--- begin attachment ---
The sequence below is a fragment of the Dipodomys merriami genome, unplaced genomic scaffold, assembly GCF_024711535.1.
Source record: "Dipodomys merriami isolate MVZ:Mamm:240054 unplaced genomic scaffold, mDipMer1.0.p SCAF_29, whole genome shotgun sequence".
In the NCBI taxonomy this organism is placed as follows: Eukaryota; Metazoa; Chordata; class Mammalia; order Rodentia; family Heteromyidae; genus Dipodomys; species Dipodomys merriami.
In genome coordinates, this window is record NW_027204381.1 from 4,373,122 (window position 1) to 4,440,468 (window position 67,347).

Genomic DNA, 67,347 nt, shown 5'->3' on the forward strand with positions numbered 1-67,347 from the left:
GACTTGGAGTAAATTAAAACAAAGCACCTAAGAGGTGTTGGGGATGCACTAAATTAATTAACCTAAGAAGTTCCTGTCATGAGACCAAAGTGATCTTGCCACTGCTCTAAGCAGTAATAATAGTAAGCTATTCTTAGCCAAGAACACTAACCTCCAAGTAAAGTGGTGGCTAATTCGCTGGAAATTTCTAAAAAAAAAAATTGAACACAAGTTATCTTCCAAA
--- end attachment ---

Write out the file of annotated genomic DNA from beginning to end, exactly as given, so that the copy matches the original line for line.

The sequence below is a fragment of the Dipodomys merriami genome, unplaced genomic scaffold, assembly GCF_024711535.1.
Source record: "Dipodomys merriami isolate MVZ:Mamm:240054 unplaced genomic scaffold, mDipMer1.0.p SCAF_29, whole genome shotgun sequence".
In the NCBI taxonomy this organism is placed as follows: Eukaryota; Metazoa; Chordata; class Mammalia; order Rodentia; family Heteromyidae; genus Dipodomys; species Dipodomys merriami.
In genome coordinates, this window is record NW_027204381.1 from 4,373,122 (window position 1) to 4,440,468 (window position 67,347).

Genomic DNA, 67,347 nt, shown 5'->3' on the forward strand with positions numbered 1-67,347 from the left:
GACTTGGAGTAAATTAAAACAAAGCACCTAAGAGGTGTTGGGGATGCACTAAATTAATTAACCTAAGAAGTTCCTGTCATGAGACCAAAGTGATCTTGCCACTGCTCTAAGCAGTAATAATAGTAAGCTATTCTTAGCCAAGAACACTAACCTCCAAGTAAAGTGGTGGCTAATTCGCTGGAAATTTCTAAAAAAAAAAATTGAACACAAGTTATCTTCCAAA